Once in a while there's a game that comes along, breaks the rules and hacks down the boundaries in a glorious visceral display of sheer audacity. There's a reason that Bioware gave this particular game a recommendation and I can fully support and agree with it. I'm talking about the Witcher from Atari and CDProjekt RED.
The game is based on the world devised by Andrzej Sapkowski a Polish author who has taken the great fantasy conventions and stood them on their heads. Sapkowski's world isn't one of your happy elves and dour dwarves swilling ale in time to gnomes dancing a merry little jig, it deals with real issues and addresses some very dark/stark concepts.
The lands of the Witcher are full of monsters but there are no greater monsters than humans, humans are capable of the most terrifying deeds of all. The game takes the motifs of Sapkowski's world and translates them into a satisfying and enthralling experience that has kept me entertained since the official release on Friday. Normally I'd wait for a review copy to appear from Atari but not in the case of the Witcher, this is too good to wait.
I had mine on pre-order for a while since I'm a bit of a fan of old Geralt even though I have yet to get the Last Wish in the UK. I know what I do of the world and the game from keeping an eye on the news and tabs on forums across the internet.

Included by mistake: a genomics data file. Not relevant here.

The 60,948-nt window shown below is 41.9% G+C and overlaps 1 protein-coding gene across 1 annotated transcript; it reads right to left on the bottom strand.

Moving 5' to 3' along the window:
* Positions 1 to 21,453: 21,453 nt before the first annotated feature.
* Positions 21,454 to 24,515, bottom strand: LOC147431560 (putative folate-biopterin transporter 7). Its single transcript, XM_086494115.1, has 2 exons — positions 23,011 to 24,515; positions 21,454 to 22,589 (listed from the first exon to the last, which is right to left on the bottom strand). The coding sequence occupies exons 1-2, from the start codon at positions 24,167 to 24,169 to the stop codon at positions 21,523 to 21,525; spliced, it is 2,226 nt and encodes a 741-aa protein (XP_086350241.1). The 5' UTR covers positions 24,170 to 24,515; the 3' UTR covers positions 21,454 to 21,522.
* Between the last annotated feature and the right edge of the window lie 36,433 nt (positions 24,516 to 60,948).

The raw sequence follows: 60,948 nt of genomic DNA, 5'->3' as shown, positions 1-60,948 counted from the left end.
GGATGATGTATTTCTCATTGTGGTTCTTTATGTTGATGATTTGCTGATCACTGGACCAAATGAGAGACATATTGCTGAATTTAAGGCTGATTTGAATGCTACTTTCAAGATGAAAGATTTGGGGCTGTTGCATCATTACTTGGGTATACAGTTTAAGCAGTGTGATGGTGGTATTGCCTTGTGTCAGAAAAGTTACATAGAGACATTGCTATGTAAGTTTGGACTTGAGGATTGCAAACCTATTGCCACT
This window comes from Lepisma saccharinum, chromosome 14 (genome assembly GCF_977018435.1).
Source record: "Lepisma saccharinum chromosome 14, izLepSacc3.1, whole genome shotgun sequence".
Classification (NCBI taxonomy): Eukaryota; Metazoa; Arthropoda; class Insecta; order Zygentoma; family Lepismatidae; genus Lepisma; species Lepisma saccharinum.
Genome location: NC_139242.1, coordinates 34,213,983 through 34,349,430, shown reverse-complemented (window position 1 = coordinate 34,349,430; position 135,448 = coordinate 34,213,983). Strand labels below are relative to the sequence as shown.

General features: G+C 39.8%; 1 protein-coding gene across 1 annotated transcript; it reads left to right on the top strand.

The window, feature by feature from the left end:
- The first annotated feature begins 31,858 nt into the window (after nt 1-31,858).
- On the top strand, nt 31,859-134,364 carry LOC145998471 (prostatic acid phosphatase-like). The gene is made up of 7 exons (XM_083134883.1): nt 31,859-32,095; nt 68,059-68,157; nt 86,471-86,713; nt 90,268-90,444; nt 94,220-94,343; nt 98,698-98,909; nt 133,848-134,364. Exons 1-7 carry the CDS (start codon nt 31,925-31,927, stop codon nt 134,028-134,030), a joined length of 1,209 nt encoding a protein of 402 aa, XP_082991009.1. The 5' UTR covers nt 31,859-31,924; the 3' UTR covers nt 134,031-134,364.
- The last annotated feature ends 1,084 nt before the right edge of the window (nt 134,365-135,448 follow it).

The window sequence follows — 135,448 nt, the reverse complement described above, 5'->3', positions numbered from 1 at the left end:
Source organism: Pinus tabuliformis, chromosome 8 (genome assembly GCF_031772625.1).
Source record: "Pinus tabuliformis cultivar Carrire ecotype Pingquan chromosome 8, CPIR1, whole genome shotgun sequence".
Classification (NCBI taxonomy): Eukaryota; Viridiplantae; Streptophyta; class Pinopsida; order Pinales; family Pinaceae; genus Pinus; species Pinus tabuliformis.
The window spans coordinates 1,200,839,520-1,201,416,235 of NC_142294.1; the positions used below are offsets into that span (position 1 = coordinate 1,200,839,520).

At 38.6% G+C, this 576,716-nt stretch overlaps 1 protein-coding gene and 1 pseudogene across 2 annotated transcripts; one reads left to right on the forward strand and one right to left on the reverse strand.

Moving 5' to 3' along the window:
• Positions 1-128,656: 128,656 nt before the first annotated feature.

The game brings us into the story of the Witcher 5 years after the final book, where a certain event transpires that the developers have been able to lay to rest and a burning question on all the lips and in the minds of all Witcher fans is finally answered. I won't say any more since I don't like giving out spoilers.
Through a certain way in some very solid storytelling new fans of the Witcher are brought into Sapkowski's world, allowing them to experience the same eye-opening as Geralt in a way due to the aforementioned event. The Prologue to the game serves as a tool to teach the player about the Witcher and its concepts, as well as introduce various gameplay mechanics that have only really been seen in the likes of Jade Empire.
There's a lot to cover here and I'm going to be as succinct as I can, in terms of gameplay, graphics and just plain story and atmosphere. So here goes.
Based on a completely revamped Aurora Engine (seen in Neverwinter Nights) the Witcher presents a dark fantasy world with many twists, the story is told through the medium of beautifully done CGI (the intro is one of the best I've seen and easily stands with Blizzard and Squaresoft) and in-game cut-scenes that are also very sharp and well animated.
The game is broken into a prologue, acts and an epilogue and there's a lot of gameplay in terms of side-quests and story to get through. I'd say that the game boasts about 80 hours or more of play, since it took me a couple of days playing to get from the Prologue into Act 2 and I'm no where near finished on that act.
A lot of these quests arenít just over in a moment either; they're broken up into phases that can take a while to complete. They range from the usual monster slaying and collecting (seen in games like WoW and Guild Wars) of certain items to following a conspiracy down through a group of people and having to make an agonizing choice between several factors, knowing full well that the results might not be immediately visible and they're going to come back and bite you in the ass when you least expect it.